Development Services Director Jeff Shrum recently spent nearly an hour and a half giving the Venice City Council a report on his office’s three divisions: Planning and Zoning, Building and Code Enforcement.
The short version? They’re busy. Really, really busy.
Partly, he said, it’s from being shorthanded. The deputy building official position is open, as are two inspector positions. Since the Council’s budget workshops, Shrum also added a plans examiner and divisional permit coordinator to his proposed staffing.
Partly, it’s an increase in workload from growth and the rebounding economy.
From October 2017 through July 31, the city had issued about 300 more building permits than in the same period the previous year, but that actually understates the impact on the department.
The number of commercial permits issued jumped from three to 24 and the value of the projects exploded, going from about $2.5 million to nearly $70 million.
Multi-family permits only increased from 12 to 15 but those 15 permits represent 295 units, Shrum said, with projects requiring multiple additional permits.
Plan reviews increased by 65 percent, he said, and zoning inspections by 25 percent.
Finally, Shrum said, his staff also has a number of ongoing or special tasks on top of all the other work going on.
A complete rewrite of the city’s land development regulations is underway, following the adoption of the new comprehensive plan.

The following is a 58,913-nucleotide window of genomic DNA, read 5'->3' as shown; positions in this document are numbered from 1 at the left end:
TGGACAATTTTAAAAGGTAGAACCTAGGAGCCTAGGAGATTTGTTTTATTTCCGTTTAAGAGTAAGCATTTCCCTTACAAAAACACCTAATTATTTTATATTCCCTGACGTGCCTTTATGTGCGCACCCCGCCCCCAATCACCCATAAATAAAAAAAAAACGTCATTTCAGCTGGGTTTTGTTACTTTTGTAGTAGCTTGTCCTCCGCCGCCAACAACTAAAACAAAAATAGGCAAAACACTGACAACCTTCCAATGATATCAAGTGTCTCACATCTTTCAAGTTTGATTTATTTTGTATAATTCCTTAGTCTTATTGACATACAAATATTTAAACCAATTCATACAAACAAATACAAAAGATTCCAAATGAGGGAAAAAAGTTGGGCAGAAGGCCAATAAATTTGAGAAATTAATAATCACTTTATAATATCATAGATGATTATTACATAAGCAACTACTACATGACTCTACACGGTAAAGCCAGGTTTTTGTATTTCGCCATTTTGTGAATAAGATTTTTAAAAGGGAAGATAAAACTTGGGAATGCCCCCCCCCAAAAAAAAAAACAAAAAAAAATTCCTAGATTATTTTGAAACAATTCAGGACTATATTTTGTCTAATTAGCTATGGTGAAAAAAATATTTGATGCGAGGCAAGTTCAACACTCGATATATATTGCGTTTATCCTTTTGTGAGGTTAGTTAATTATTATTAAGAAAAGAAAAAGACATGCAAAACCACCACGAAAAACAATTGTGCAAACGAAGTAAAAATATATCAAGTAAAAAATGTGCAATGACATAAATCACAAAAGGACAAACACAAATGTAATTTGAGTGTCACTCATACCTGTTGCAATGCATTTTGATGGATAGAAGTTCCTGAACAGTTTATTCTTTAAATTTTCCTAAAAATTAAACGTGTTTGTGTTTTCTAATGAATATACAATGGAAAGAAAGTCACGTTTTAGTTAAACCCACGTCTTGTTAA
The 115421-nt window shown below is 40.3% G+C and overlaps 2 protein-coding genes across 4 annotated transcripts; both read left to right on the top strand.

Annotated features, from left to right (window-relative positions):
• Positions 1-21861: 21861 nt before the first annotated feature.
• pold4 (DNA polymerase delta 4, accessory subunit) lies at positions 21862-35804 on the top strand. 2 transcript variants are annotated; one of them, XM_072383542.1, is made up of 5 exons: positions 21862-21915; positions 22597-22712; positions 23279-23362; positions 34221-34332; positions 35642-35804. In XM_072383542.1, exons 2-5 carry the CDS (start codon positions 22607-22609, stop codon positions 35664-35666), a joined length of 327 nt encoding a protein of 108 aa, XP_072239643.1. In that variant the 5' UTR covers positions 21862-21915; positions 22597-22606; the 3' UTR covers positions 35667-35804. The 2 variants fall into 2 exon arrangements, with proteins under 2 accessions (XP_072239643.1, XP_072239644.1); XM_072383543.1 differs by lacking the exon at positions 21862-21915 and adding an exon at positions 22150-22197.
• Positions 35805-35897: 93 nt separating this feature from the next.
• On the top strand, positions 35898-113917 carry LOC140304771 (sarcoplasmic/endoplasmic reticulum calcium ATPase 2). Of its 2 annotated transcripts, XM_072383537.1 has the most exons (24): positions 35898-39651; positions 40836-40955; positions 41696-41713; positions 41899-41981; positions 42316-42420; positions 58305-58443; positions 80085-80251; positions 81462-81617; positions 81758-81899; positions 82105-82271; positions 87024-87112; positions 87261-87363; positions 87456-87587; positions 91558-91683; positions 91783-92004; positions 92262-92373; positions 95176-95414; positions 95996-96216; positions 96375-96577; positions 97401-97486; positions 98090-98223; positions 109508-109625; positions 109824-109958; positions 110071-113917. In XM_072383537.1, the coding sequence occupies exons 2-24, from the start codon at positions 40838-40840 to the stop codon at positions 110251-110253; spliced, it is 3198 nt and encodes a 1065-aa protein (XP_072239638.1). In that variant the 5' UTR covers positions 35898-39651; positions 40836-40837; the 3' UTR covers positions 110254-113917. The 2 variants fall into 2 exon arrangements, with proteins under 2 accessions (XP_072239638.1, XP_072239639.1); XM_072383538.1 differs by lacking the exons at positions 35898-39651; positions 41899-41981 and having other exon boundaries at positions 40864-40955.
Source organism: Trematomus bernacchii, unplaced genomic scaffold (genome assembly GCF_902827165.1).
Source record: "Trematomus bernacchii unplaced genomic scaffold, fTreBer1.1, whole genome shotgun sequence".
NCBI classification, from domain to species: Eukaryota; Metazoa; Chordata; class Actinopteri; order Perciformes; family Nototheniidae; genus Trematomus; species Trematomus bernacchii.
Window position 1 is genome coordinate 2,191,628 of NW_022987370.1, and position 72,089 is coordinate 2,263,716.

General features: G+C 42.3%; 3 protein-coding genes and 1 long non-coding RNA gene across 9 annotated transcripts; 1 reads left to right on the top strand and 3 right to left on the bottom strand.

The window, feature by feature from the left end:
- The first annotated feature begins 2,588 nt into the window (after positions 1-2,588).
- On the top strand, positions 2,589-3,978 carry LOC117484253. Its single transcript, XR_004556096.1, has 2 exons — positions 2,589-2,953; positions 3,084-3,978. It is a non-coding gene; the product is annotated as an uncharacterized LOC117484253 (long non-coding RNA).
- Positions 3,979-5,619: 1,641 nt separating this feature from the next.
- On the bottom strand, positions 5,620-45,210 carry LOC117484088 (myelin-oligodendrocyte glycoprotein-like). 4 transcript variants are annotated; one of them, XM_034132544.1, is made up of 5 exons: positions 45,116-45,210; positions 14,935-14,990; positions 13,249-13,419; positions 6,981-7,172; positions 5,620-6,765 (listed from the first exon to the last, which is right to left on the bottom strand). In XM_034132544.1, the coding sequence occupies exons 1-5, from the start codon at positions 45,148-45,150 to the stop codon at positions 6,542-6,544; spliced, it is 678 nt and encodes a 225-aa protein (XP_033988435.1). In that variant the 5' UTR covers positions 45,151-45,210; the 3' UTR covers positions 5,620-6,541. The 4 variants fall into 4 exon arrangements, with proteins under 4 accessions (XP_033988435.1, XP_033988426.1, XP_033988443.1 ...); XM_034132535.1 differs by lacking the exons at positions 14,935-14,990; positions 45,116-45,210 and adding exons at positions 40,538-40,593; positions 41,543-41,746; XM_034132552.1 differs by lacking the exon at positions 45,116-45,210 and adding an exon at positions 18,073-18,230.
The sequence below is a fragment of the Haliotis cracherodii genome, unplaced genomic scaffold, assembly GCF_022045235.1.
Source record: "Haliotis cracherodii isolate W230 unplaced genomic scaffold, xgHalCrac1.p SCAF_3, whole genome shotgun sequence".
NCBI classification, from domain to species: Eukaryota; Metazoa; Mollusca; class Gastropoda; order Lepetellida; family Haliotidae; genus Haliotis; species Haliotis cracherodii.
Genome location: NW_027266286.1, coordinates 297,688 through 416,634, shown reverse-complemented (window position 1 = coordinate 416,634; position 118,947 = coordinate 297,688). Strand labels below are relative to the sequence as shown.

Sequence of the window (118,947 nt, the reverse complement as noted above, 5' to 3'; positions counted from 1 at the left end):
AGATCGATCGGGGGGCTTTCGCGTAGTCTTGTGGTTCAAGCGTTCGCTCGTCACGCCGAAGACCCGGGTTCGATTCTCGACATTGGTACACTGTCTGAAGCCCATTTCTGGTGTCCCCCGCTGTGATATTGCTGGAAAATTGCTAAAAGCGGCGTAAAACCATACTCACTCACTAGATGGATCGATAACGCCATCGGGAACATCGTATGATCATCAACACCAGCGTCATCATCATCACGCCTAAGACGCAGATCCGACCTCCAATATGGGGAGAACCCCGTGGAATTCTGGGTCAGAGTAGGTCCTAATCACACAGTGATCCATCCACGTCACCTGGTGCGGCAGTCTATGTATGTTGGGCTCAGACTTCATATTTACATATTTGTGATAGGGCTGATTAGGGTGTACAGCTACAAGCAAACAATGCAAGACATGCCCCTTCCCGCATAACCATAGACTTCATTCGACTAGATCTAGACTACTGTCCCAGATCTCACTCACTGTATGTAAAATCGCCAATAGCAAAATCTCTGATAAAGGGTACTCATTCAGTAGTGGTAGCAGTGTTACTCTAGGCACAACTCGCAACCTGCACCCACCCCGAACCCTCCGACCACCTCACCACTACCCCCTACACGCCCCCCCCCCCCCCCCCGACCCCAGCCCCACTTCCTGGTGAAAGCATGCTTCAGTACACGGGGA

Tracking software identified 33 properties that weren’t in compliance with the city’s short-term rental ordinance. All the violations have been abated, he said, but there has to be follow-up on whether they — and a number of other businesses — have paid the city’s business tax.
And there’s still the matter of more than 1,300 properties within the city limits that have a county zoning designation.
Shrum’s office had embarked on a program of getting them rezoned but put it aside as something to be dealt with in the rewrite of the development regulations. Only 14 had been processed at that time.
Requests from property owners continue to come in, however, as they seek to develop or redevelop their land.
Shrum’s also anticipating needing to deal with owners who may have an issue with being rezoned, especially in Sawgrass.
The subdivision functions like a planned unit development but just labeling it as one under the city code might create nonconformities or not fully protect owners’ rights.
“We have to recognize what they have on the ground,” he said.